The Green Children of Woolpit

These mercenaries would hardly have brought their families with them. After their defeat, the remaining Flemish soldiers scattered throughout the countryside, and many were attacked and killed by the local people. Surely a landowner like Richard de Calne, or one of his household or visitors, would have been educated enough to recognise that the language the children spoke was Flemish. After all it must have been fairly widespread in eastern England at that time.

Harris’s theory of the children hiding out in Thetford forest, hearing the bells of Bury St. Edmunds and thus being led through underground passages to Woolpit also has problems of geography. First of all, Bury St. Edmunds is 40km from Thetford forest; the children could not have heard church bells over such a distance. In addition, the flint mines are confined to the area of Thetford forest, there are no underground passages leading to Woolpit, and if there were, it is almost 50km from the forest to Woolpit, surely too far to walk for two starving children. Even if the Green Children originated from Fornham St. Martin, it is still a 16km walk to Woolpit, and as to the ‘considerable river’ mentioned by the girl – the River Lark is far too narrow to qualify for this.

The Green Children and Folklore

Woolpit Village Sign

There are many aspects of the Woolpit tale which are found in English folk beliefs, and some see the Green Children as personifications of nature, related to the Green Man or Jack-in-the-Green of English folklore, and even the weird Green Knight of Arthurian myth. Perhaps the children are related to the elves and fairies which until a century or two ago, were believed in without question by many country folk. If the Green Children story is a fairytale, then it has the unusual twist of the girl never returning to her otherworldly home, but remaining married and living as a mortal.

Perhaps Ralph of Coggeshall’s slightly enigmatic comment that the girl was ‘rather loose and wanton in her conduct’ is a suggestion that she had retained some of her fairy wildness. The colour green has always been associated with the otherworld and the supernatural. The children’s fondness for green beans does suggest another link with the otherworld, as beans were said to be the food of the dead. In Roman religion, the Lemuria, was an annual festival in which people used offerings of beans to exorcise the evil ghosts of the dead (the Lemures) from their homes. In ancient Greece, Rome and Egypt, as well as in Medieval England, beans were believed to contain the souls of the dead.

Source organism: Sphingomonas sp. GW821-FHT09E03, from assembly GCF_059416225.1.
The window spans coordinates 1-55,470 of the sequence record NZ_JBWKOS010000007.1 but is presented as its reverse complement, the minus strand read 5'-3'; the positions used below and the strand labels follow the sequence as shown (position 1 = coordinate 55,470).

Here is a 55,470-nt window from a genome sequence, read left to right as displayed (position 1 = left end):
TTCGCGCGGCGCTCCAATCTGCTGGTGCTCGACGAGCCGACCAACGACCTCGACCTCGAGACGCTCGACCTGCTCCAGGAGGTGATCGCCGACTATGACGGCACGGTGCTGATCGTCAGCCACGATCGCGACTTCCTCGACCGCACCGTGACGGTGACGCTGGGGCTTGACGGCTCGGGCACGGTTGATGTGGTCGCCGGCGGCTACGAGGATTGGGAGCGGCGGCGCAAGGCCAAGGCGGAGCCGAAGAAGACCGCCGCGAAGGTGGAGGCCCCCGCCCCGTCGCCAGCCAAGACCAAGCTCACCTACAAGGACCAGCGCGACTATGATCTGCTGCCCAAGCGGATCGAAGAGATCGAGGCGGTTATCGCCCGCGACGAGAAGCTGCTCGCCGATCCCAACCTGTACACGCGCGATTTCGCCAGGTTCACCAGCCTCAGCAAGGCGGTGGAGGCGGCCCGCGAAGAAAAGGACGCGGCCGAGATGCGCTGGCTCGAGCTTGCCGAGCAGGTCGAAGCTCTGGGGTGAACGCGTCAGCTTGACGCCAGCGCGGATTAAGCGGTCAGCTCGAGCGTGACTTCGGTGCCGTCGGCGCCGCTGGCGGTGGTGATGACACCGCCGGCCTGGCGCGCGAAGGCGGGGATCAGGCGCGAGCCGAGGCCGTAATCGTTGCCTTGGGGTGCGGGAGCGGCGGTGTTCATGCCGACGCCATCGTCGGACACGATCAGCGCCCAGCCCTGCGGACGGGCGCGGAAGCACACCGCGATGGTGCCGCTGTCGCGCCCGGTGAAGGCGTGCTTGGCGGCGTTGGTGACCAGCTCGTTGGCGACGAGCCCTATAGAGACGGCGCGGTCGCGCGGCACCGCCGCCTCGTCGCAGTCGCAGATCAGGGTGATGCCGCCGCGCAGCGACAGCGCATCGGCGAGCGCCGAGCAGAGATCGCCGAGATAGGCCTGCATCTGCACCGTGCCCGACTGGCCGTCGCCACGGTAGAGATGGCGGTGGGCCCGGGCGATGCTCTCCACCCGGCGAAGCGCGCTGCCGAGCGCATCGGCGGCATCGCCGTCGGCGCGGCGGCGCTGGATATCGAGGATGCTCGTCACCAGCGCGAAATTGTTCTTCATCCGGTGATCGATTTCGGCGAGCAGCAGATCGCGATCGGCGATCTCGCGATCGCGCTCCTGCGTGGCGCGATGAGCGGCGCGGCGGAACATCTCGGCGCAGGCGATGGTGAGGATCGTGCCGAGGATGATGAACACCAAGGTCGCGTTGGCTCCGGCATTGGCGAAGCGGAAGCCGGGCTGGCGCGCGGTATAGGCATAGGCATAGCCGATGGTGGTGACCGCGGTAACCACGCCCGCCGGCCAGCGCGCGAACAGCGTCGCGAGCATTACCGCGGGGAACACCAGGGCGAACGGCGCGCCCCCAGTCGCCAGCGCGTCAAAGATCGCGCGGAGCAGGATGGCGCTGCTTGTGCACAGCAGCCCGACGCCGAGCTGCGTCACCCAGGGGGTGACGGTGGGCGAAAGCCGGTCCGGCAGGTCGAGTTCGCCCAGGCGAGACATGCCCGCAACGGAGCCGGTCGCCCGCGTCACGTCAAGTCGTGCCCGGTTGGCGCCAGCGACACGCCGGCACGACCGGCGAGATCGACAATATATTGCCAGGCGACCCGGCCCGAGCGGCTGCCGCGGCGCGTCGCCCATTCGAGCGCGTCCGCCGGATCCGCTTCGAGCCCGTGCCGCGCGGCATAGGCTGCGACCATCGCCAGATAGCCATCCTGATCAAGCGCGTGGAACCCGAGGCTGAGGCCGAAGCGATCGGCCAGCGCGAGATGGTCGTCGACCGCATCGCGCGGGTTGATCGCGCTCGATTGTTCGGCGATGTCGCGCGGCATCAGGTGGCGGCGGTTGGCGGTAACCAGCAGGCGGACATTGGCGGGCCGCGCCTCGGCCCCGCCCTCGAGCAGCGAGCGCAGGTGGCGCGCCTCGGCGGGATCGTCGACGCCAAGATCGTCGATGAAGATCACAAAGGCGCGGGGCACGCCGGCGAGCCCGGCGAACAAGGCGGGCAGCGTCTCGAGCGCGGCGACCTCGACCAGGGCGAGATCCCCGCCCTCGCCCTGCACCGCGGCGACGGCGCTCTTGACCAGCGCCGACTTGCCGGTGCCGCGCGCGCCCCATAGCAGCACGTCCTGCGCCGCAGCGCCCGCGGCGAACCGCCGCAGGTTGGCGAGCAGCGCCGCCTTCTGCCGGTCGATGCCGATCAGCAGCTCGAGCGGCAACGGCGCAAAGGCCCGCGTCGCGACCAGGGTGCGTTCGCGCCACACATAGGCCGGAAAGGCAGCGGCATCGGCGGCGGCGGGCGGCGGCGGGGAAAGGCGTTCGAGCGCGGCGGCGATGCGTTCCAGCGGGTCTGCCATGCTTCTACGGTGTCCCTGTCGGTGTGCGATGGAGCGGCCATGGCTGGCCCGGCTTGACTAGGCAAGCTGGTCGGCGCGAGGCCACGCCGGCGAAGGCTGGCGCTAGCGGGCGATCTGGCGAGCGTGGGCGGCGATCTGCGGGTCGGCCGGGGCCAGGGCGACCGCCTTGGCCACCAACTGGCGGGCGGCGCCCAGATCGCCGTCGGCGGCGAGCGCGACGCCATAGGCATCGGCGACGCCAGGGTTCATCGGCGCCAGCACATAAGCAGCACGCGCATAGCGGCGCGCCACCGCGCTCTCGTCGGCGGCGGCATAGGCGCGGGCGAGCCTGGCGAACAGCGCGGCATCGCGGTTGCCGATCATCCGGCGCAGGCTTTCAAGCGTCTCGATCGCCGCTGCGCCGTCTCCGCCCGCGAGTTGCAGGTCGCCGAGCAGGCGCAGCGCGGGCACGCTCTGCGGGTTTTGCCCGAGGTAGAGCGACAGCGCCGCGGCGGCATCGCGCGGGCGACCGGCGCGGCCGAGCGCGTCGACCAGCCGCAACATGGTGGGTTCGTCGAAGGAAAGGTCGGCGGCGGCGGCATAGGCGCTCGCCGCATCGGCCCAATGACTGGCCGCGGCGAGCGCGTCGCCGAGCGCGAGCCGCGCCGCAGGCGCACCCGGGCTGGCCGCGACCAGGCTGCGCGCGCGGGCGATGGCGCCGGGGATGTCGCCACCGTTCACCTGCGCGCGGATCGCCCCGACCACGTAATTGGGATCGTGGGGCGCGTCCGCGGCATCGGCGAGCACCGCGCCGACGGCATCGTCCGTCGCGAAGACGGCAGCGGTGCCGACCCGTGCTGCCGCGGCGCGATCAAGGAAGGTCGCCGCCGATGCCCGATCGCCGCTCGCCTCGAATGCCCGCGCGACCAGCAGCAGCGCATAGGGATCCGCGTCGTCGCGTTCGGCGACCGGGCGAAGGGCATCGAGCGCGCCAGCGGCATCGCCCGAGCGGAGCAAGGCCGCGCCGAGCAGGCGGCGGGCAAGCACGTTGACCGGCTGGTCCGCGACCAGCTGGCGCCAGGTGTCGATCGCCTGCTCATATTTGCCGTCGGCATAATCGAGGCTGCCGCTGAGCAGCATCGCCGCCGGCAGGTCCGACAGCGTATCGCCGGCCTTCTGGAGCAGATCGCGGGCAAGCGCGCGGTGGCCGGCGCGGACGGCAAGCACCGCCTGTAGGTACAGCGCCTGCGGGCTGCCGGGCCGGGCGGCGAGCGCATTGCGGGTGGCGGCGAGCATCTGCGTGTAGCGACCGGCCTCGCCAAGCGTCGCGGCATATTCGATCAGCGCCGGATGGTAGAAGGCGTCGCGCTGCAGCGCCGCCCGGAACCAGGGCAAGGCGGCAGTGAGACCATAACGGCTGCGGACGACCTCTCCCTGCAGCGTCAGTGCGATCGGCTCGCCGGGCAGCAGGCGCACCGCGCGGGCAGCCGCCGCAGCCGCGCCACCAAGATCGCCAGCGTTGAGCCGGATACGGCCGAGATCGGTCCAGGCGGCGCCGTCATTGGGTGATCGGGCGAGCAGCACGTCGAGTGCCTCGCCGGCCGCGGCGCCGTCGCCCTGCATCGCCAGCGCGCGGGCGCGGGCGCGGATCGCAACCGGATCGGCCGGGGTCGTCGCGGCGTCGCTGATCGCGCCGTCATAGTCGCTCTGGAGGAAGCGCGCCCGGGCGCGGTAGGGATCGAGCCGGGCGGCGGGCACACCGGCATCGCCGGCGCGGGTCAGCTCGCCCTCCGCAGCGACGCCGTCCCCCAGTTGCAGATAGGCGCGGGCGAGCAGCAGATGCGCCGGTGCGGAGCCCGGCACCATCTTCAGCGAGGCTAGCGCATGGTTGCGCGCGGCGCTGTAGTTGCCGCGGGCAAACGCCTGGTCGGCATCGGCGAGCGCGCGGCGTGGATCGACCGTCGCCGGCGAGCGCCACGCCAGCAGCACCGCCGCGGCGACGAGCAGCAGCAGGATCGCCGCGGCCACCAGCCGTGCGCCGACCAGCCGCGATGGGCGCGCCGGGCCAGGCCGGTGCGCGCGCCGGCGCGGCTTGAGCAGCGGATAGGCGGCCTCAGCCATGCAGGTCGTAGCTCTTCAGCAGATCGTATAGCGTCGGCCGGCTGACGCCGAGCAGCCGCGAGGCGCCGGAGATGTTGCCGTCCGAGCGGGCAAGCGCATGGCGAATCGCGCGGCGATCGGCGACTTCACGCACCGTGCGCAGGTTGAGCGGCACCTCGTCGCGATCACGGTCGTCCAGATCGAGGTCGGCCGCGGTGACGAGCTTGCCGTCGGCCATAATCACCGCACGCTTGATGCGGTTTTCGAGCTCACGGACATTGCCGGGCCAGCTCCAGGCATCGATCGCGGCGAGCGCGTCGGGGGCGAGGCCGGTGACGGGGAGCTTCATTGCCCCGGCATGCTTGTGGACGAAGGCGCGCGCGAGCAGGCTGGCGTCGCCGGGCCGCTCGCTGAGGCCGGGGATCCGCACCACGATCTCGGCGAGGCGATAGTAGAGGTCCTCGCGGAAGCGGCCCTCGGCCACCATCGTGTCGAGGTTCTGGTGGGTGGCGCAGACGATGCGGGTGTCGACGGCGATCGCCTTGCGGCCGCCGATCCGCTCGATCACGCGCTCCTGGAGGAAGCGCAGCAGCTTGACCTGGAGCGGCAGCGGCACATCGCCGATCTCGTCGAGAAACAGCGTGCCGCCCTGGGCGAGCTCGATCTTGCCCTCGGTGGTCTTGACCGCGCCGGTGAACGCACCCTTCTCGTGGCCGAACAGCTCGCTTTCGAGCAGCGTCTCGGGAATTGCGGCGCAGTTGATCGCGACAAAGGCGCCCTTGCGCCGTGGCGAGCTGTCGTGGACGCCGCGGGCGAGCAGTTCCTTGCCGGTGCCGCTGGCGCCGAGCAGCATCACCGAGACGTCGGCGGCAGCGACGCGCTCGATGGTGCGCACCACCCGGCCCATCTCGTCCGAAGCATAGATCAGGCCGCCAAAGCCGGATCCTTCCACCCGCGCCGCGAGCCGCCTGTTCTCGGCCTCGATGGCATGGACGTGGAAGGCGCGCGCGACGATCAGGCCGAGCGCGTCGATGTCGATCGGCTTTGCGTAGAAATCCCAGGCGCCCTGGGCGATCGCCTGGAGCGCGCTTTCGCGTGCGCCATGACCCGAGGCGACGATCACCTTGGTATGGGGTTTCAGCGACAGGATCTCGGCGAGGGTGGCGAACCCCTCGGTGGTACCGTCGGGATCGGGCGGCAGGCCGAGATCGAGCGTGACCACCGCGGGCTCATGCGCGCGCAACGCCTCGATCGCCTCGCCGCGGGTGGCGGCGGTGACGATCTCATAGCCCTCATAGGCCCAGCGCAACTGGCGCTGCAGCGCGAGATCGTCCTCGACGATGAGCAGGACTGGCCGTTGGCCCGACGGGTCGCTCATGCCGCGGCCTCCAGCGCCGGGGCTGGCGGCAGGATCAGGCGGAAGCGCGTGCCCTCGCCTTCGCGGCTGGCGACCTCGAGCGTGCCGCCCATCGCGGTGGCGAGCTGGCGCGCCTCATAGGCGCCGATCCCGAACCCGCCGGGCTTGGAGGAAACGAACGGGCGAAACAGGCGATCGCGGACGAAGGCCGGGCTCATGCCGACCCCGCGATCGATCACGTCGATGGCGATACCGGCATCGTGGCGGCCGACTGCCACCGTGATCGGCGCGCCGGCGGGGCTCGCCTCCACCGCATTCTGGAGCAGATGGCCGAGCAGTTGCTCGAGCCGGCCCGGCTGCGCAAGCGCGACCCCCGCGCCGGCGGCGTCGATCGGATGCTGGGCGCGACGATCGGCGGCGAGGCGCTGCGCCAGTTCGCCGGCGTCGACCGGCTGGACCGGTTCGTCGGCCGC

Though the Woolpit story is included in two 12th century sources, it must be born in mind that the chronicles of the time, though describing political and religious events, also listed many signs, wonders and miracles that would not be accepted today, but were widely believed at the time, even by educated men and women. Perhaps then, the strange apparition of the Green Children was a symbol of disturbed and changing times intermingled with local mythology and folk beliefs of fairies and the afterlife. Whatever the truth of the matter, unless descendents of ‘Agnes Barre’ can be traced, as some have suggested, or further contemporary documentary evidence unearthed, the story of the Green Children will remain one of England’s most puzzling mysteries.

Further Reading

Appleby, J.T. The Troubled Reign of King Stephen. G. Bell & Sons Ltd. 1969.

Briggs, K.M. A Dictionary of Fairies. Penguin Books Ltd. 1977.

Moore, S. (ed). Fortean Studies: No. 4. John Brown Publishing. 1998.

Shuker, K. The Unexplained: An Illustrated Guide to the World’s Natural and Paranormal Mysteries. Carlton Books Ltd. 2003. – ‘The Green Children of Woolpit.’ – Homepage of the village of Woolpit.

Read more about the Green Children of Woolpit
in my book Hidden History

      	  Hidden History: Lost Civilizations, Secret Knowledge, And Ancient Mysteries by Brian Haughton

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